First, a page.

“Mindfulness, declared the Buddha, is all helpful.”
Mindfulness is one of the major principles of Buddhist philosophy as mindful attention to any experience is liberating. Mindfulness brings perspective, balance, and freedom. When we are present to our living, in that moment, understanding unfolds naturally.
Consider how this practice could be extremely healing now during a time when both collectively and individually many are feeling life and a way of living crumbling and disappearing as we know it. Fear, feelings of loss, anger, sadness, depression, anxiety, frustrations, even boredom may be overwhelming the emotional body and even impacting the physical body too.
I truly believe that collectively we haven’t been taught the tools or skills to deal with the times we are in, yet these modalities have existed for thousands of years. Practicing mindfulness is one of those tools and is quite easy as you can do it anywhere and all you have to do is ask yourself if you are being mindful.
You focus on four critical areas of experience as you undertake a meditative practice as explained by renowned Buddhist meditation teacher, Jack Kornfield, in his book The Wise Heart. In Buddhism it’s called the Four Foundations of Mindfulness. Here is a simple overview:
- Your body. When something is difficult in your life, you first want to be aware to what’s happening in your body. Can you locate where your difficulties are being held? In yoga you are taught to bring breathe to that area which you can do but just being aware is enough.
- Your feelings. What feelings are part of this difficulty? Are you experiencing some primary feelings with a layer of secondary feelings? With mindfulness each feeling is recognized and accepted. This also allows you to feel the emotion in your body and what happens to it when it is held in awareness.
- Your mind. What images and thoughts are associated with this difficulty? You’ll notice all the stories, judgement, beliefs surfacing and chattering away. On closer reflection you’ll see they are outdated, habitual thinking. With mindfulness you can let go the hold these stories have on you and not grasp for them as much.
- Your dharma. It can mean the path of Buddhism, the Truth or in this case also means the elements and patterns that make up experience (a good way to bring this into context is to see it with a little “d” as in dharma, while Truth is with a big “D” or Dharma). This means we are endeavoring to be mindful of, to consider, the Dharma or Truth in the phenomena of experience. For example, asking yourself is this experience as solid as it appears? Does the difficulty expand or contract the space in your mind? Is it under control or does it have a life of its own? Are you clinging to it, resisting it or simply letting it be? dharma is reflection for the purpose of insight. You are directing the observing power of the mind in order to see for yourself the Dharma (Truth) in the dharmas (all arising and passing experiences).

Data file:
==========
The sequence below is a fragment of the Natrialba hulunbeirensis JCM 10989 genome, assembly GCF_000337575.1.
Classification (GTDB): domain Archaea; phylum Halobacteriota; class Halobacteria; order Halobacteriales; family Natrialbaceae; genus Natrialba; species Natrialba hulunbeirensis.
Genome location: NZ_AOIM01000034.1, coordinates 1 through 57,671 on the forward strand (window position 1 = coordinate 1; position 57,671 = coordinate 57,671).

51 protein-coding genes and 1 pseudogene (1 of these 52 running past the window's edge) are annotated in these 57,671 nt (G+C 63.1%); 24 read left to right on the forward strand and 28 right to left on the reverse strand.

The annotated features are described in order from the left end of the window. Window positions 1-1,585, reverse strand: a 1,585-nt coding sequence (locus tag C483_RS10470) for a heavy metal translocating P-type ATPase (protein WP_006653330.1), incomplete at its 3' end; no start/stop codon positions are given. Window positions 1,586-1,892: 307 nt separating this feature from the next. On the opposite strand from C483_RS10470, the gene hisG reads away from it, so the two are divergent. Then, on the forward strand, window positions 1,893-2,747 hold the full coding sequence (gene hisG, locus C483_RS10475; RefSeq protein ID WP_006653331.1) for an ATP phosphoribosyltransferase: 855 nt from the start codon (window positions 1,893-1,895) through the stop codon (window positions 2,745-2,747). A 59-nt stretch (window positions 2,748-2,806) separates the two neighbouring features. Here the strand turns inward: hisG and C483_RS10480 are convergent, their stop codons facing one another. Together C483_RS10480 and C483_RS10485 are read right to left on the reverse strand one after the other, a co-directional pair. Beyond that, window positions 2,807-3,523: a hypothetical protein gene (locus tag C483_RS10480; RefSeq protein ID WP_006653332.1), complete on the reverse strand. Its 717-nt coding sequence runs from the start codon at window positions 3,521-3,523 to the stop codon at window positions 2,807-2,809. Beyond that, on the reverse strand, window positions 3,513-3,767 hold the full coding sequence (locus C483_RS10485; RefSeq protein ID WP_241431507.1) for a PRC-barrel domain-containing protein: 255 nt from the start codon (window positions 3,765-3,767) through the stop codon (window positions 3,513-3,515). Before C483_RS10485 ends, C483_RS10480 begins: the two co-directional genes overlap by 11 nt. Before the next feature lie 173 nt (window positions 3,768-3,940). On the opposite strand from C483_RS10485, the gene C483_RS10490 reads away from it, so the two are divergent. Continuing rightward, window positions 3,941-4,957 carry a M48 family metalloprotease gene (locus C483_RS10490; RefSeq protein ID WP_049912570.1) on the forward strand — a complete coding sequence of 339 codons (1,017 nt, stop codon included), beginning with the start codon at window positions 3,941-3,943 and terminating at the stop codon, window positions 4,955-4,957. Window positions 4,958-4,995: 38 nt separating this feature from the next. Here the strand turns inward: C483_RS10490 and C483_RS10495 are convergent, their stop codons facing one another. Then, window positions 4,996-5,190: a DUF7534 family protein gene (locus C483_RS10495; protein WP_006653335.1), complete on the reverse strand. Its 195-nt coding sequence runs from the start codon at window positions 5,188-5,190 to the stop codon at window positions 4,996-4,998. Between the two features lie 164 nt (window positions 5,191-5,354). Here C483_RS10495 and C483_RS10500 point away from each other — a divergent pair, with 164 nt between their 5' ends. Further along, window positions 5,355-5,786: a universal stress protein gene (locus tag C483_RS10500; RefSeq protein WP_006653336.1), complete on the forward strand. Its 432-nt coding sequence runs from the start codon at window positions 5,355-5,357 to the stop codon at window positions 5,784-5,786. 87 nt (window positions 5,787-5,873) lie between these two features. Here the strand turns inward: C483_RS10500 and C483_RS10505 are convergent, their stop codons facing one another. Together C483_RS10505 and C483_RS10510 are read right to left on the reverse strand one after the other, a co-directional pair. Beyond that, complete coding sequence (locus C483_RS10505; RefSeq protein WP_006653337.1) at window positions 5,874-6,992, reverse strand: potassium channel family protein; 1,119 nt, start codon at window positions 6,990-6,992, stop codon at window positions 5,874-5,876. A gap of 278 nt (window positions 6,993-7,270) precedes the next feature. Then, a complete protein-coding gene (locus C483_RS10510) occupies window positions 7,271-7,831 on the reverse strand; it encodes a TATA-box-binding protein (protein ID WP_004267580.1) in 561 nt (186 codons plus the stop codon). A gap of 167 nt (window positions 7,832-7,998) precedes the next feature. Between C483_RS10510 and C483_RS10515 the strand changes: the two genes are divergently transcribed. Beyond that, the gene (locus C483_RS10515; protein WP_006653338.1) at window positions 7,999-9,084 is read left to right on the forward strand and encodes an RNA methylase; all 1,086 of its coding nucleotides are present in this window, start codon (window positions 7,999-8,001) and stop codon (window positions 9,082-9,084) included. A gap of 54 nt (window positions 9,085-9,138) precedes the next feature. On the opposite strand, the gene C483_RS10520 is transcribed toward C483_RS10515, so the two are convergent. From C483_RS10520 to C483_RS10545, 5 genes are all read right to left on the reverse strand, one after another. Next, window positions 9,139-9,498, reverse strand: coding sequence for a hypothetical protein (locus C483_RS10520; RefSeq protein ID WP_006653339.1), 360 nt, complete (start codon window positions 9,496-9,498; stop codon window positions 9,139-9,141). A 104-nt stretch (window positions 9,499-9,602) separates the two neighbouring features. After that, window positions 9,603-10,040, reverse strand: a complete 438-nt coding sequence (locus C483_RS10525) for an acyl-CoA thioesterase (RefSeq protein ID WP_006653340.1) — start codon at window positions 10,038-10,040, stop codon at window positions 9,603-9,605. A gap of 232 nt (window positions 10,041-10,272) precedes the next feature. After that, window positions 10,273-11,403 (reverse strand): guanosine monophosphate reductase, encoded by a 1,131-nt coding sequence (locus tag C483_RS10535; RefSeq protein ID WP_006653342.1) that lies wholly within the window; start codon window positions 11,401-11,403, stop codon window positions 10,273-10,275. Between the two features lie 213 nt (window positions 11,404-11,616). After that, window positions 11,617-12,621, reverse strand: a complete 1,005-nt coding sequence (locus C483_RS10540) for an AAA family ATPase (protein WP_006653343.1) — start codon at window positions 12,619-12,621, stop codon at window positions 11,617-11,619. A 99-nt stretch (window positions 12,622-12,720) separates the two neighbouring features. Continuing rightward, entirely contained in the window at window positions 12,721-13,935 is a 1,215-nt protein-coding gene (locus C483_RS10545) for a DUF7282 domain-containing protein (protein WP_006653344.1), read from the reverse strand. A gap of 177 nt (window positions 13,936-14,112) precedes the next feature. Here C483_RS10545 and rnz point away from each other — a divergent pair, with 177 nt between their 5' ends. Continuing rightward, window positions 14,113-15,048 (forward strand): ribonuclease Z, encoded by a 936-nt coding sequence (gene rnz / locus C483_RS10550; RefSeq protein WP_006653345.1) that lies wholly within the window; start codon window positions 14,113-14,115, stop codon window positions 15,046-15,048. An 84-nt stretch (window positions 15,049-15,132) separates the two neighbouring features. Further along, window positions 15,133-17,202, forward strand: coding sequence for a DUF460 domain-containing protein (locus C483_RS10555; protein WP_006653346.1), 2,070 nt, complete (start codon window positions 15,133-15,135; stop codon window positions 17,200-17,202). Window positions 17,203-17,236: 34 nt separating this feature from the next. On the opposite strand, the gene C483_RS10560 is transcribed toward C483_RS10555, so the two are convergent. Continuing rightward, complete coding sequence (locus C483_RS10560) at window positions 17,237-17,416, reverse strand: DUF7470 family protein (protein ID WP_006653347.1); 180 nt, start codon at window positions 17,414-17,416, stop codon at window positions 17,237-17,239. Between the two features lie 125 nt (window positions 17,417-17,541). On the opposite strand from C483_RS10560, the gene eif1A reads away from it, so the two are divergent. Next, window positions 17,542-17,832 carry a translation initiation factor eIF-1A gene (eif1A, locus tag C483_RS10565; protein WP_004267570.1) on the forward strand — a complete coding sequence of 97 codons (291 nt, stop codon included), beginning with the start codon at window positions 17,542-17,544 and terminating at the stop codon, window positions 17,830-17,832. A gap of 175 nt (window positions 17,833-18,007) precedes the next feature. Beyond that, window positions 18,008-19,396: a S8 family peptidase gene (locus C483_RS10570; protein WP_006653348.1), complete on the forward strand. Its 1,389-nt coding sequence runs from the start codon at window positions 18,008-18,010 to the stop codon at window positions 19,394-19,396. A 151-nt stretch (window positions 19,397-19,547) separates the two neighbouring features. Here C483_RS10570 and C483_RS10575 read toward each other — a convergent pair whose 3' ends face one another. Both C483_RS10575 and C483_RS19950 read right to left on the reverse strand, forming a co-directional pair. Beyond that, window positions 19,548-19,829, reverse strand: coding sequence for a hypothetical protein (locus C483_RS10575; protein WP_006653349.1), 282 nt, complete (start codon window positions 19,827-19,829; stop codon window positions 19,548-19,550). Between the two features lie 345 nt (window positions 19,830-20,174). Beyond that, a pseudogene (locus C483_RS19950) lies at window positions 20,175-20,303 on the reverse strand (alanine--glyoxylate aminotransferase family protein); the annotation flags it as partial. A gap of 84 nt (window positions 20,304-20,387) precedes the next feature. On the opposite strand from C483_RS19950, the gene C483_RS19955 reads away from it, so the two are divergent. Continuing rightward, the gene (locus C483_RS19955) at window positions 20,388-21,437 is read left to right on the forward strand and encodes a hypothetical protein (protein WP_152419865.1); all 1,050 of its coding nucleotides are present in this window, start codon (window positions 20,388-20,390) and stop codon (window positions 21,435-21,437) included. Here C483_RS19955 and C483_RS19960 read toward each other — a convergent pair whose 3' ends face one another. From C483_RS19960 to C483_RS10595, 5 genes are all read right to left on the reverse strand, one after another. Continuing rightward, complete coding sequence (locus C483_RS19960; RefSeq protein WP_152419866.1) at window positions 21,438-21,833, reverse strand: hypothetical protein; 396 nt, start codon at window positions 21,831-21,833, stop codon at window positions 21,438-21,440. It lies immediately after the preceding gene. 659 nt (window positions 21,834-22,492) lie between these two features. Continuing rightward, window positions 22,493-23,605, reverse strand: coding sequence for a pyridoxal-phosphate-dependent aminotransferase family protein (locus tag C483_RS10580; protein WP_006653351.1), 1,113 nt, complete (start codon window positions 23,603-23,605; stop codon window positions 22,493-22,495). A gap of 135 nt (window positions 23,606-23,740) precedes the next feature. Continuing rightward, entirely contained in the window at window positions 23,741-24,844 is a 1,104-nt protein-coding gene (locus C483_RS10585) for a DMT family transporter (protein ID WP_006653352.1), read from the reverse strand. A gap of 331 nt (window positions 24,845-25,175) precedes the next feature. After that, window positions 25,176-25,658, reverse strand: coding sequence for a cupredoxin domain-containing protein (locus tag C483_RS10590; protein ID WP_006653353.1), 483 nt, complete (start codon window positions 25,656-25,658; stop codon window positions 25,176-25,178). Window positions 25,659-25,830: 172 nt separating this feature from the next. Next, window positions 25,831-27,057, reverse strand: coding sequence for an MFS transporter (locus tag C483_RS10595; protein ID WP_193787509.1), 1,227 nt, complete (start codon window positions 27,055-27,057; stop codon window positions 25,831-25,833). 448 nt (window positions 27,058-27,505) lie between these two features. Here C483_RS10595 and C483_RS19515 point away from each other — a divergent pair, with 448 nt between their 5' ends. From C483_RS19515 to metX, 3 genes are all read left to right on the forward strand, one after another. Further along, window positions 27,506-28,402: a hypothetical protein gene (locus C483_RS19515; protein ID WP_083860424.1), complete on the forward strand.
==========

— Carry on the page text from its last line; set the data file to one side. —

ESTABLISHING A MINDFULNESS PRACTICE
This is best done on a regular basis so try to have a sacred space or quiet place to sit comfortably, as well as a set time for the practice that suits you. I find that once you have established a regular meditative practice then you’ll find it’s easier to have a mindfulness practice when and wherever you may find yourself.
Begin with sitting 10 or 20 minutes at a time. You can then sit longer or more frequently as your practice gets established as a routine much like brushing your teeth or taking a shower.
Sit erect without being rigid. Let your body feel firmly planted on the earth, your hands resting easily, your heart soft, your eyes closed gently. Sense if there is any obvious tension and let this go as well as any thoughts. Now bring your attention to your breathing. Take a few deep breathes to sense where you can feel your breath most easily – is it in the nostrils, throat, chest or abdomen? Now let your breath be natural, relaxing into each breath as you feel it, noticing how the softness of breath just comes and goes.
Your attention may wander and that’s okay. Just be aware and come back to your breathing. You can mindfully acknowledge where your mind has gone with a soft word such as “thinking,” “itchy,” “distracted,” then you can come back to your relaxed breath. When strong feelings, emotions or sensations come up, receive them with the same mindful attention you give your breathing. When they pass return to the breath. As you continue to sit with your breath just allow them to come as they may – steady, short, fast or easy. When your breath becomes soft and relaxed let your attention become gentle and careful like a reflective mirror of your breath itself.
This process of “coming back to your gentle breath and awareness” will happen over and over and over again. It takes lots of practice to gain some mastery using your breath. Some days will be easier than others. Just stay with it as this awareness of breath helps to steady and quiet the mind and body. It is from this initial mindfulness that you can meet other experiences that arise (as described in the Four Foundations of Mindfulness) with balance.
This is how you best stay centered amidst your ever-changing life.
*Mindfulness meditation adapted from A Wise Heart.